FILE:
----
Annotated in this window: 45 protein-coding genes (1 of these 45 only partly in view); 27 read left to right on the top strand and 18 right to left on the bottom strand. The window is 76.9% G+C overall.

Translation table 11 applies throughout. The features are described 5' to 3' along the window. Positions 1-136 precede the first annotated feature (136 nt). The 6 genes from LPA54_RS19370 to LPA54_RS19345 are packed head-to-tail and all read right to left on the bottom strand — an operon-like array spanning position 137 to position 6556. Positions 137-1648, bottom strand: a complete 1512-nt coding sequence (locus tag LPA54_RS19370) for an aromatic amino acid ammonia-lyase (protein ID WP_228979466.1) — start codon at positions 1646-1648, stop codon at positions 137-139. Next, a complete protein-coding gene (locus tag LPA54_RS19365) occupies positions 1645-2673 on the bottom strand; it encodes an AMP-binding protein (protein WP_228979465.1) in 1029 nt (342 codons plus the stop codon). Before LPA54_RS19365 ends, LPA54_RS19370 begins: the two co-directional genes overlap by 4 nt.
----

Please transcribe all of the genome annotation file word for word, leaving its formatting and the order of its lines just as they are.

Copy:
Annotated in this window: 45 protein-coding genes (1 of these 45 only partly in view); 27 read left to right on the top strand and 18 right to left on the bottom strand. The window is 76.9% G+C overall.

Translation table 11 applies throughout. The features are described 5' to 3' along the window. Positions 1-136 precede the first annotated feature (136 nt). The 6 genes from LPA54_RS19370 to LPA54_RS19345 are packed head-to-tail and all read right to left on the bottom strand — an operon-like array spanning position 137 to position 6556. Positions 137-1648, bottom strand: a complete 1512-nt coding sequence (locus tag LPA54_RS19370) for an aromatic amino acid ammonia-lyase (protein ID WP_228979466.1) — start codon at positions 1646-1648, stop codon at positions 137-139. Next, a complete protein-coding gene (locus tag LPA54_RS19365) occupies positions 1645-2673 on the bottom strand; it encodes an AMP-binding protein (protein WP_228979465.1) in 1029 nt (342 codons plus the stop codon). Before LPA54_RS19365 ends, LPA54_RS19370 begins: the two co-directional genes overlap by 4 nt.